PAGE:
At first I thought it was a mistake; another example of the editors at the Bangkok Post asleep on the job again. The article in the World News section of the paper on Monday was titled “EU to reward Myanmar for reform efforts.” In the past the Bangkok Post has always referred to Myanmar as Burma, using the old Colonial name of the country. I read the article and each time the country was mentioned they called it Myanmar instead of Burma. In addition to that name switch, they were also using Yangon instead of the golden oldie Rangoon. Was this just a single article that snuck by the editors, I wondered, or a permanent change? But in that day’s Business and Travel sections I also found the new usage: Myanmar, not Burma; Yangon, not Rangoon. I checked the editorial page, but no explanation for the change whatsoever.
There has long been a debate about the “correct” name of the country. The country became independent in 1962, which would have been a handy time for a name switch, but it wasn’t until 1989 when the military junta officially changed the official English language name from Burma to Myanmar. Because that ruling junta was not a democratically elected government, many countries refused to acknowledge the new name and kept calling it Burma. The media continue to be divided on which name to use. Major newspapers such as the New York Times and networks like CNN and Al Jazeera opt for Myanmar, while many other press agencies and newspapers still use Burma. The Bangkok Post was included in that latter group … until this week. Ironically, just last month the newspaper received a letter from a reader urging them to stop using the Colonial term “Burma” and switch to the official name of Myanmar. Not surprisingly, the paper received numerous angry letters from readers, urging them to keep calling the country Burma. I wonder what they are going to say now. Or will anyone notice the change?
Obviously, the name switch is confusing, if not maddening for many people. But it’s not like Myanmar was some sort of new name invented by the military. Actually, Myanmar is a very old word and was used by the natives of the country long before the British Colonialist occupiers came along and decided that “Burma” was an easier name to pronounce. It’s a shame that pro-democracy and “Free Burma” activists have demonized “Myanmar,” because it really is a legitimate name. Another problem with the name thing is the difference between the “official” name in English and what the country is called in the native language. Most people don’t call Germany “Deutschland” for example, or refer to Spain as “Espana”? So what’s really wrong with calling it Burma instead of Myanmar?
In addition to being politically incorrect in the minds of so many people, the word “Myanmar” is also a more confusing one to pronounce and to use. People see “Myanmar” and immediately their mind freezes. How do you pronounce this odd word? The correction pronunciation is MEE-in-mar. And no, there is no such thing as Myanmarese. The people are Myanmar, the language is Myanmar, the food is Myanmar, and so on. That extra syllable also makes it more of chore than uttering the easier “Burma.” It’s all more than a trifle bewildering, so it’s no wonder people cling to more familiar names like Burma and Burmese.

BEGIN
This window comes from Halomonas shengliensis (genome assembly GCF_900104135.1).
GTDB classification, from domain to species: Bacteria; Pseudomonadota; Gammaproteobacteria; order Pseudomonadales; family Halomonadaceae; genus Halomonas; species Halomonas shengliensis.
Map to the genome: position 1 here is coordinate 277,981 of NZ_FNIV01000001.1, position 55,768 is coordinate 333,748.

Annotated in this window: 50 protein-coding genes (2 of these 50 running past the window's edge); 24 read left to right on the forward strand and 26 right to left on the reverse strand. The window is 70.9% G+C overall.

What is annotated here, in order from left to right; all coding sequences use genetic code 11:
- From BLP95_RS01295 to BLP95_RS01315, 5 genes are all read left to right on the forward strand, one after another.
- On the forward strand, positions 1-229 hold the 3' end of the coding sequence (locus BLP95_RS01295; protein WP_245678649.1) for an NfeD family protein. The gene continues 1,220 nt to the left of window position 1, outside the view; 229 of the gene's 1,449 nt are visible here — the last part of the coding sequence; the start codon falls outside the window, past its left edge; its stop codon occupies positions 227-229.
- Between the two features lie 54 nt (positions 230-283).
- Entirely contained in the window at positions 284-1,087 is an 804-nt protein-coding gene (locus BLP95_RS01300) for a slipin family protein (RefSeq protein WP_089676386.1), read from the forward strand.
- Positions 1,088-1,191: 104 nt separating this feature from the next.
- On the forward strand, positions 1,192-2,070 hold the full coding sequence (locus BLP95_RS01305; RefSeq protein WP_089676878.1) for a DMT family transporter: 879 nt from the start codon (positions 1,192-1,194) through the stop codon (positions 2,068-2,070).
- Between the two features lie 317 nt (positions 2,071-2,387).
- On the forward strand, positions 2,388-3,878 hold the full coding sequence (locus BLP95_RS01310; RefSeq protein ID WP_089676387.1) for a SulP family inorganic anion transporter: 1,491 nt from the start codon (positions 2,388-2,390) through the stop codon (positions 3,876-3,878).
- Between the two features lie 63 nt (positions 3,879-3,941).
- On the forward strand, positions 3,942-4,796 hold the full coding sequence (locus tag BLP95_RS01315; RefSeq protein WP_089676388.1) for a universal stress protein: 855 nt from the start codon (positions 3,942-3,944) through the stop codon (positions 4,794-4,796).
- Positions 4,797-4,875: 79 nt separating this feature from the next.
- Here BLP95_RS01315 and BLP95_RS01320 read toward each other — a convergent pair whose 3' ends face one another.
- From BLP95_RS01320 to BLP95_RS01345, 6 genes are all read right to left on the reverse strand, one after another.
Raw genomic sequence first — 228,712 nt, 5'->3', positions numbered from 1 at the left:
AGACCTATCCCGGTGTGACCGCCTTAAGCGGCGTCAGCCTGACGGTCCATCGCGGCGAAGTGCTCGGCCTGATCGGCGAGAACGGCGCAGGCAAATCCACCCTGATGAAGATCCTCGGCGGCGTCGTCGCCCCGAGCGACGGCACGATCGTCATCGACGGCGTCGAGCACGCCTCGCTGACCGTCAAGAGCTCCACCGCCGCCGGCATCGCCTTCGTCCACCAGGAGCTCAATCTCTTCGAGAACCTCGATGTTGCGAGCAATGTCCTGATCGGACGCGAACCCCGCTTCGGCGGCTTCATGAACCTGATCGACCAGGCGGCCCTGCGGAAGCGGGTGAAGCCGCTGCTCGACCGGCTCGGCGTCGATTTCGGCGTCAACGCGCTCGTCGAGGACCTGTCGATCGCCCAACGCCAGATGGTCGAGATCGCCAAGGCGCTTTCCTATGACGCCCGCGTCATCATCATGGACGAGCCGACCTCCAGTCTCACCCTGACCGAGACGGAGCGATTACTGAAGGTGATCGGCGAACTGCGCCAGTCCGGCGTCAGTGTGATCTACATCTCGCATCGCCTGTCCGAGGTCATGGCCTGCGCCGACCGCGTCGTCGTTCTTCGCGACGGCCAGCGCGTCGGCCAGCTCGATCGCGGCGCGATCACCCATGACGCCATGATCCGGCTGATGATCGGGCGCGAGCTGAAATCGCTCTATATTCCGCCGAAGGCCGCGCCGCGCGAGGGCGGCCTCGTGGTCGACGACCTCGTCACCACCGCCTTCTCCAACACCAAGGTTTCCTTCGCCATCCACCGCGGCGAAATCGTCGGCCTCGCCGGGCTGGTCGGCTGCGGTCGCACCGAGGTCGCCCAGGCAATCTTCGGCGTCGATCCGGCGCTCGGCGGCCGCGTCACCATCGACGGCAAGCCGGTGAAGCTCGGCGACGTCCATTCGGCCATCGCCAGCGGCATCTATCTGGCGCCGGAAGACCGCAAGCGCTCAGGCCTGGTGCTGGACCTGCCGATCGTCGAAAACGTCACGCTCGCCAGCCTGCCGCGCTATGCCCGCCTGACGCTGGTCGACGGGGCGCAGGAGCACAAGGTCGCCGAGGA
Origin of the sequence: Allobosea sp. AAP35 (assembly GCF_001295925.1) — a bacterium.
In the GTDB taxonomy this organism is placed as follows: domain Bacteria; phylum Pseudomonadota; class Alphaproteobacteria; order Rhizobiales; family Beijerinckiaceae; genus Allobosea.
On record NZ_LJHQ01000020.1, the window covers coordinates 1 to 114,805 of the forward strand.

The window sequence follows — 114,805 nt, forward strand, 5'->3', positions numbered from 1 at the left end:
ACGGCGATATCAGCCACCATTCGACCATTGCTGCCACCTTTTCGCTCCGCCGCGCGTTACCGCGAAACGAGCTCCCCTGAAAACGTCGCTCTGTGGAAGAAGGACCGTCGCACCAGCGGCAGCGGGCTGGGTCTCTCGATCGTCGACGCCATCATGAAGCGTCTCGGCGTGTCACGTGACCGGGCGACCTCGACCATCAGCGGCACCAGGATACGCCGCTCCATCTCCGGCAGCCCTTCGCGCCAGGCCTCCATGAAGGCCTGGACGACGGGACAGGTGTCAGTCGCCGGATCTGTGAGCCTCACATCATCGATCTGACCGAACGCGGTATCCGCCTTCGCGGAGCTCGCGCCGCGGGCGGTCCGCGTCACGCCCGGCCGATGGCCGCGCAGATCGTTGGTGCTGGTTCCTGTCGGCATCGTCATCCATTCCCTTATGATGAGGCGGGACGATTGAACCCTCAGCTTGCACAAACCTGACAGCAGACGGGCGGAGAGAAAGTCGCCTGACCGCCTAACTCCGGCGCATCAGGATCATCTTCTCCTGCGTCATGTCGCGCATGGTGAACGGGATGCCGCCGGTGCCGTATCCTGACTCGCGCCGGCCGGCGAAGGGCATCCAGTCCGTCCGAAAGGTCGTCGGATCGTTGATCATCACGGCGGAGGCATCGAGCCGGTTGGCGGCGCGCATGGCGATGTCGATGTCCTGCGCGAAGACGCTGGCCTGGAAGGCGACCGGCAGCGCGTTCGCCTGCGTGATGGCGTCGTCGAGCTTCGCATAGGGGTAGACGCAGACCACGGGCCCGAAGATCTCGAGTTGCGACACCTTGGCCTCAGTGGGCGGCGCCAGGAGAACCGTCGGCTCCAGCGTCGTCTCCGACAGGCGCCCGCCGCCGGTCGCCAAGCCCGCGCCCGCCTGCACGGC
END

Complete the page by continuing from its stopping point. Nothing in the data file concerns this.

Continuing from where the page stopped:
In recent years I’ve used Myanmar for the simple reason that during my travels around the country, the vast majority of locals I’ve talked to refer to their country as Myanmar. Rarely have I heard anyone there call it “Burma”, except for a few older citizens or those with a political axe to grind. And that, I believe, is the biggest reason people still use the name Burma: politics casts an ugly shadow over the name issue.
I understand the reluctance to call the country Myanmar, but I always thought it odd that a name like Burma, conjured up the tongue-tied Colonialist Brits during the time they ruled the country, would be preferred instead of a native word. Maybe in the minds of many, it’s a matter of choosing between the lesser of two evils. But isn’t it time to just accept the change and get over it? Names change all the time, especially here in Asia. Siam is now Thailand; Ceylon is now Sri Lanka; Formosa became Taiwan; Kampuchea is back to being Cambodia; Bombay is now called Mumbai. Even in Communist countries, people seem to have accepted the fact that Peking was changed to Beijing and Saigon became Ho Chi Minh City, and those were not “Democratic” decisions either.
The official name of the country is now the Republic of the Union of Myanmar, and it is indeed a union, comprised of 14 states and divisions. Within those various states are dozens of different ethnic groups. One estimate I read stated that there are 135 different ethnic groups in the country. So, it’s definitely not correct to call all people living there “Burmese.” But is Myanmar any better? And which name is more representative of such a diverse mix of people? Some people maintain that Burma is a more inclusive name than Myanmar, but that’s yet another argument that I find extremely peculiar. How could Burma, which is derivative of Bamar, the country’s largest ethnic group, be a more inclusive name than Myanmar? Neither name is better if you use that line of logic. Perhaps a third name is the best solution, something like: Suvarnabhumi (“The Golden Land”). Unfortunately, that’s also a real tongue twister, plus the dysfunctional international airport in Bangkok has already laid claim to that name.
You can go round and round on the name thing, but ultimately it’s an unnecessary distraction from more important issues the country is still facing. Whether you use Burma or Myanmar, it’s the people that count.
For an interesting look at the name debate, here is an article I saw online this past week: